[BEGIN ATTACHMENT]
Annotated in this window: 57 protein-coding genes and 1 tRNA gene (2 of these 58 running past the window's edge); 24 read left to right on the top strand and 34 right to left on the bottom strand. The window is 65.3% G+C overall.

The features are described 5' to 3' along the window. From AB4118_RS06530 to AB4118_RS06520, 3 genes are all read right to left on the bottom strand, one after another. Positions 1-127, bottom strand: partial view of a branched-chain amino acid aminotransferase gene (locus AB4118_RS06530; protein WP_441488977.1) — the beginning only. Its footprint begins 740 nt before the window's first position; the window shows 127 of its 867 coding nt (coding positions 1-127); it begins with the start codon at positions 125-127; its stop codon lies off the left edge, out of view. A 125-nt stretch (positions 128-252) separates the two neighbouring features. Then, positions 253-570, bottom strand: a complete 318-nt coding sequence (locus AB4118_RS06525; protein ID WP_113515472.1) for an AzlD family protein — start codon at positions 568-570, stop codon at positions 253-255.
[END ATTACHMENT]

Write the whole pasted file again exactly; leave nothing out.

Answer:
Annotated in this window: 57 protein-coding genes and 1 tRNA gene (2 of these 58 running past the window's edge); 24 read left to right on the top strand and 34 right to left on the bottom strand. The window is 65.3% G+C overall.

The features are described 5' to 3' along the window. From AB4118_RS06530 to AB4118_RS06520, 3 genes are all read right to left on the bottom strand, one after another. Positions 1-127, bottom strand: partial view of a branched-chain amino acid aminotransferase gene (locus AB4118_RS06530; protein WP_441488977.1) — the beginning only. Its footprint begins 740 nt before the window's first position; the window shows 127 of its 867 coding nt (coding positions 1-127); it begins with the start codon at positions 125-127; its stop codon lies off the left edge, out of view. A 125-nt stretch (positions 128-252) separates the two neighbouring features. Then, positions 253-570, bottom strand: a complete 318-nt coding sequence (locus AB4118_RS06525; protein ID WP_113515472.1) for an AzlD family protein — start codon at positions 568-570, stop codon at positions 253-255.